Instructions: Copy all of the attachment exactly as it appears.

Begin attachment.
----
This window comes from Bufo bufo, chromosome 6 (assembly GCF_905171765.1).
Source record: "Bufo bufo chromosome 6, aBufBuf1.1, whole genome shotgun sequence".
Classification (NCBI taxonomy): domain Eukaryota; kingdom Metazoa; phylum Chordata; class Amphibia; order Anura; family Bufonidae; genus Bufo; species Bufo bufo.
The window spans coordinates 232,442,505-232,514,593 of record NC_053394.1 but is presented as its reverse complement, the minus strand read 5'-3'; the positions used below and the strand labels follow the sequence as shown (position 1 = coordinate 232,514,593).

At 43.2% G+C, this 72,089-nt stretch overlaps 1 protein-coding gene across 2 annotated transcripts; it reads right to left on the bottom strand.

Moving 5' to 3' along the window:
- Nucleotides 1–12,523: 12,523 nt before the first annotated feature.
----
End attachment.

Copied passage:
This window comes from Bufo bufo, chromosome 6 (assembly GCF_905171765.1).
Source record: "Bufo bufo chromosome 6, aBufBuf1.1, whole genome shotgun sequence".
Classification (NCBI taxonomy): domain Eukaryota; kingdom Metazoa; phylum Chordata; class Amphibia; order Anura; family Bufonidae; genus Bufo; species Bufo bufo.
The window spans coordinates 232,442,505-232,514,593 of record NC_053394.1 but is presented as its reverse complement, the minus strand read 5'-3'; the positions used below and the strand labels follow the sequence as shown (position 1 = coordinate 232,514,593).

At 43.2% G+C, this 72,089-nt stretch overlaps 1 protein-coding gene across 2 annotated transcripts; it reads right to left on the bottom strand.

Moving 5' to 3' along the window:
- Nucleotides 1–12,523: 12,523 nt before the first annotated feature.